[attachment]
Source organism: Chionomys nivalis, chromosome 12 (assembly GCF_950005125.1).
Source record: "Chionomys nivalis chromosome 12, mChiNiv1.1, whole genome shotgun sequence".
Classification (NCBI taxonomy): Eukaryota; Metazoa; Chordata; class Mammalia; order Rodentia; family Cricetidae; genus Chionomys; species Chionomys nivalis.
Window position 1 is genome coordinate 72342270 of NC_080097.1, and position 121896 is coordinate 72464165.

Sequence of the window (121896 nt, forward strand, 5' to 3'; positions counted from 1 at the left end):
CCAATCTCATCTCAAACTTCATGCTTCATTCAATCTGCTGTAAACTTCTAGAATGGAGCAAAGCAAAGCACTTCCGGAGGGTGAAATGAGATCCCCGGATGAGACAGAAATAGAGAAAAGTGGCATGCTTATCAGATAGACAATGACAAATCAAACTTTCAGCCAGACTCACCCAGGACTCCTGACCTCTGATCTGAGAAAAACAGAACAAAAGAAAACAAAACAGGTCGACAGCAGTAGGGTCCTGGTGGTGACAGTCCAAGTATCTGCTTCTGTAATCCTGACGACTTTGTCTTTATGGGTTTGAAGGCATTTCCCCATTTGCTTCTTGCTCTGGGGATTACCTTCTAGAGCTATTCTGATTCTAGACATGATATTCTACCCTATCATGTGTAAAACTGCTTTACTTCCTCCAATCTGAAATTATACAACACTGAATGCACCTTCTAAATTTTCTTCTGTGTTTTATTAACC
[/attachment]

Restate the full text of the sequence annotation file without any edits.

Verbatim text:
Source organism: Chionomys nivalis, chromosome 12 (assembly GCF_950005125.1).
Source record: "Chionomys nivalis chromosome 12, mChiNiv1.1, whole genome shotgun sequence".
Classification (NCBI taxonomy): Eukaryota; Metazoa; Chordata; class Mammalia; order Rodentia; family Cricetidae; genus Chionomys; species Chionomys nivalis.
Window position 1 is genome coordinate 72342270 of NC_080097.1, and position 121896 is coordinate 72464165.

Sequence of the window (121896 nt, forward strand, 5' to 3'; positions counted from 1 at the left end):
CCAATCTCATCTCAAACTTCATGCTTCATTCAATCTGCTGTAAACTTCTAGAATGGAGCAAAGCAAAGCACTTCCGGAGGGTGAAATGAGATCCCCGGATGAGACAGAAATAGAGAAAAGTGGCATGCTTATCAGATAGACAATGACAAATCAAACTTTCAGCCAGACTCACCCAGGACTCCTGACCTCTGATCTGAGAAAAACAGAACAAAAGAAAACAAAACAGGTCGACAGCAGTAGGGTCCTGGTGGTGACAGTCCAAGTATCTGCTTCTGTAATCCTGACGACTTTGTCTTTATGGGTTTGAAGGCATTTCCCCATTTGCTTCTTGCTCTGGGGATTACCTTCTAGAGCTATTCTGATTCTAGACATGATATTCTACCCTATCATGTGTAAAACTGCTTTACTTCCTCCAATCTGAAATTATACAACACTGAATGCACCTTCTAAATTTTCTTCTGTGTTTTATTAACC